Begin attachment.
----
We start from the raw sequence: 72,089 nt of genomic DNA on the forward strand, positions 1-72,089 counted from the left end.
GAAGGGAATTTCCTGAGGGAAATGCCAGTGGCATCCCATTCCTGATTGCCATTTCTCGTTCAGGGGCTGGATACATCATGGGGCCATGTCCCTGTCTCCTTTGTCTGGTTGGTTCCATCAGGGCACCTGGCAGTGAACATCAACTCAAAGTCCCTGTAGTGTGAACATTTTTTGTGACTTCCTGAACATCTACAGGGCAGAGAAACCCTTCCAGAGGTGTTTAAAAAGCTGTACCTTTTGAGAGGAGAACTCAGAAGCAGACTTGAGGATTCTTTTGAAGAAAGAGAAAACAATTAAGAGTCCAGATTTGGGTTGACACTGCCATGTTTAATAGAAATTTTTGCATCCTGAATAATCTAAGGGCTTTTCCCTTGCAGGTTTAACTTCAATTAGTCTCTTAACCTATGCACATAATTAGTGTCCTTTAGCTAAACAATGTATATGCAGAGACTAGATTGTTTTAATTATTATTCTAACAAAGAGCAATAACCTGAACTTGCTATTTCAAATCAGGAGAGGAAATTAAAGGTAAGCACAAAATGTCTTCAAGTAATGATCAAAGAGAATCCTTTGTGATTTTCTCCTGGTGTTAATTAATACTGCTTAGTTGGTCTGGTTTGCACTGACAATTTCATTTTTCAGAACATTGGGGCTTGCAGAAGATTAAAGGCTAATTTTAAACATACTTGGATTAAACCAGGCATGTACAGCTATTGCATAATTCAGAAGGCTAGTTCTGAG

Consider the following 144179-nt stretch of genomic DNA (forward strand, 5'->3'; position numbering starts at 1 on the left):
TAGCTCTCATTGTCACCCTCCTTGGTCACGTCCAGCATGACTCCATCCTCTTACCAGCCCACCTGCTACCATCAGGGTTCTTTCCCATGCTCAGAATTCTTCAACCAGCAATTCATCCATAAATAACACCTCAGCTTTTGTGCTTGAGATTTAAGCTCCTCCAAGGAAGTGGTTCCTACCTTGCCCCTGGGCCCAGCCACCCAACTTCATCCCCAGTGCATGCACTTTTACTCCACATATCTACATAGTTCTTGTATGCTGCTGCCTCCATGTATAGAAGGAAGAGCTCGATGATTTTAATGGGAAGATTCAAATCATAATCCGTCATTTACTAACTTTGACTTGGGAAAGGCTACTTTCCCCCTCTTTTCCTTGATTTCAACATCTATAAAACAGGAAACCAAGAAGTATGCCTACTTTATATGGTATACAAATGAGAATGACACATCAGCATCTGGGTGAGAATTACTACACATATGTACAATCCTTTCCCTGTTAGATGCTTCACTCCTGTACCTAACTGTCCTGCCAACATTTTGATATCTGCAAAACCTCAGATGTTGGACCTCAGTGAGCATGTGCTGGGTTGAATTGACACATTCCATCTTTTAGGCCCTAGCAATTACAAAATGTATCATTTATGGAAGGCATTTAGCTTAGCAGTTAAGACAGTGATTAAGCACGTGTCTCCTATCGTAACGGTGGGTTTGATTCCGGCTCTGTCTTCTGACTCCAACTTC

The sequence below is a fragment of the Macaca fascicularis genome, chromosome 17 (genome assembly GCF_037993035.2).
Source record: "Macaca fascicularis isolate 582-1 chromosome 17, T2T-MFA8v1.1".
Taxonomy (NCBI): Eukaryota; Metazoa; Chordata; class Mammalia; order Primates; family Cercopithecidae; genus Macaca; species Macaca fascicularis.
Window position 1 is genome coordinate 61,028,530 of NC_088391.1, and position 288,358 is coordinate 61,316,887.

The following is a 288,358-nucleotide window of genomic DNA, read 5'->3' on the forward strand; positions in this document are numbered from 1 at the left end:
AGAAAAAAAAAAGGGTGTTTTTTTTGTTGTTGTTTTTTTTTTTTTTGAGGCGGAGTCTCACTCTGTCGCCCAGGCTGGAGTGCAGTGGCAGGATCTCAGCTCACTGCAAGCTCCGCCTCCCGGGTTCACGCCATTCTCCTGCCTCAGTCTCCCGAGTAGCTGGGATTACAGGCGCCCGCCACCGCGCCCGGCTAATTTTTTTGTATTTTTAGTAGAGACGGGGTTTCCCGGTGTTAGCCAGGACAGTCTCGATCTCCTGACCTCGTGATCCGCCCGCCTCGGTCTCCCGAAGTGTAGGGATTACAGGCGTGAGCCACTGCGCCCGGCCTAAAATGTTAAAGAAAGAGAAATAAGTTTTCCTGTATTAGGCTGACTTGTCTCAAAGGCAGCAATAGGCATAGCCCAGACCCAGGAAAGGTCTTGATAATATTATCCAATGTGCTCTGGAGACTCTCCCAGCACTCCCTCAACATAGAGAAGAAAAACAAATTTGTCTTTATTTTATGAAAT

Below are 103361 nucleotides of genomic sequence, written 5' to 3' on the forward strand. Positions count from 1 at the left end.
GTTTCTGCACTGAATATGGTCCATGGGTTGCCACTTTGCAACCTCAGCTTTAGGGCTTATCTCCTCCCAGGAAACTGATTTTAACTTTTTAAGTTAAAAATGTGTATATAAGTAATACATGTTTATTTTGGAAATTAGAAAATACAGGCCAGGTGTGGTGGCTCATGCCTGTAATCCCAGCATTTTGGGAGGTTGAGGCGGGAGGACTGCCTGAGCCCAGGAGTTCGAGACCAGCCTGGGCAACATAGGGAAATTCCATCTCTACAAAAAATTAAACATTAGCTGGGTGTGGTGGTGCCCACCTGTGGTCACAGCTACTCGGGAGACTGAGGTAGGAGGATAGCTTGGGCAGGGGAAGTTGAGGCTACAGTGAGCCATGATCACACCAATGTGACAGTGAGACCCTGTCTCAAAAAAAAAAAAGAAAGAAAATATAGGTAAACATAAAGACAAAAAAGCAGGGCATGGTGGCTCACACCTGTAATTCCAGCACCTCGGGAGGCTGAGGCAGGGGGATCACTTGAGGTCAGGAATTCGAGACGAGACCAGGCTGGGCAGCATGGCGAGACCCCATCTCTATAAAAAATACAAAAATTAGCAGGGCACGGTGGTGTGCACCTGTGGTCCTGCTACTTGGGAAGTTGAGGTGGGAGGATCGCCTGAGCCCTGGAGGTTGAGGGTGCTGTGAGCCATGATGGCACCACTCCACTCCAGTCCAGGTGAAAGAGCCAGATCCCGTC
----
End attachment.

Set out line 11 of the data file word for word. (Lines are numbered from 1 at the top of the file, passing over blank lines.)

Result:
Below are 103361 nucleotides of genomic sequence, written 5' to 3' on the forward strand. Positions count from 1 at the left end.